An Emotional Interpretation of ‘Imagine’ by Queen and Paul Rodgers

Freddie Mercury’s passing in November 1991 left Queen’s future uncertain. The band managed a few performances, such as joining George Michael for the Freddie Mercury Tribute Concert in 1992, completing the album “Made in Heaven” (1995) with unreleased Queen tracks, and performing “The Show Must Go On” with Elton John in Paris in 1997, after which bassist John Deacon retired. However, it wasn’t until Brian May teamed up with Paul Rodgers during a 2004 Fender Stratocaster 50th-anniversary concert in London that Queen found a new spark.

Paul Rodgers, known for his work with Free, Bad Company, and The Firm, clicked with May, leading to an invitation to join Queen for their UK Music Hall of Fame induction. This collaboration blossomed into a European tour and performances at Nelson Mandela’s 46664 Aids-benefit concerts in 1985.

This video captures Queen and Paul Rodgers’ performance in Hyde Park, London, on 15 July 2005, featuring a unique rendition of “Imagine.” Brian May, Roger Taylor, and Paul Rodgers share vocal duties, with May on a 12-string acoustic guitar and Taylor on drums. The arrangement gains a special resonance as the audience joins in, reflecting on the song’s message of peace.

Rob J Golde and Nancy Blumberg’s comments reflect the appreciation for this rendition, highlighting the seamless integration of Rodgers into the Queen family. The performance also served as a tribute to the victims of the 7 July 2005 London bombings, though it wasn’t Queen’s first homage to John Lennon.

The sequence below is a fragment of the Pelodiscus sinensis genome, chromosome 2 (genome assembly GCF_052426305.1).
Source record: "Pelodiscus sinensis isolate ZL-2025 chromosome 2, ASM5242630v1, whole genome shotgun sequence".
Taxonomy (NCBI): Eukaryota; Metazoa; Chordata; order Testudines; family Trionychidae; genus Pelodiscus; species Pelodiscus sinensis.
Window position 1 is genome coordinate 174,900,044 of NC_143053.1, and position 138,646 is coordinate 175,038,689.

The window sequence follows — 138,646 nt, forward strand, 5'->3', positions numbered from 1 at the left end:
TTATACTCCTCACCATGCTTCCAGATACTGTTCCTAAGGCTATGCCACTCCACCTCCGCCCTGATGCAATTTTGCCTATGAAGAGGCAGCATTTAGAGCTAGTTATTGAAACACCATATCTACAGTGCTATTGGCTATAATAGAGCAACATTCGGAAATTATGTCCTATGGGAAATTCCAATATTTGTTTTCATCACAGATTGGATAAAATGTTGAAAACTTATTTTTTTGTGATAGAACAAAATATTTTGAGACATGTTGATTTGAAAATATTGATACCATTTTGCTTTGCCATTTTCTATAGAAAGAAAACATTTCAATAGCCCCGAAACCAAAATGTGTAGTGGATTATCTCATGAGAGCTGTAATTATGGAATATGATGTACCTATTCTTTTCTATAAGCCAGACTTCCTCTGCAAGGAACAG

The second video shows Queen’s tribute to Lennon at Wembley Arena on 9 December 1980, the day after his tragic death, highlighting the band’s respect for the late musician.

While the collaboration between Queen and Paul Rodgers rejuvenated the band post-Mercury, differences in musical style meant it was a temporary arrangement. Brian May expressed in a 2014 Classic Rock interview that Rodgers’ blues and soul background made him an unmatched fit for Queen, leading to their eventual partnership with Adam Lambert, whose flamboyant style more closely mirrored Mercury’s.

Rodgers, with his rich musical career, balanced his time with Queen alongside solo projects and Bad Company reunions. He amicably ended his collaboration with Queen in 2009 but remained open to future joint efforts. Reflecting on his time with Queen, Rodgers shared the exhilarating and unexpected journey, emphasizing the enduring friendship and creative synergy shared among them.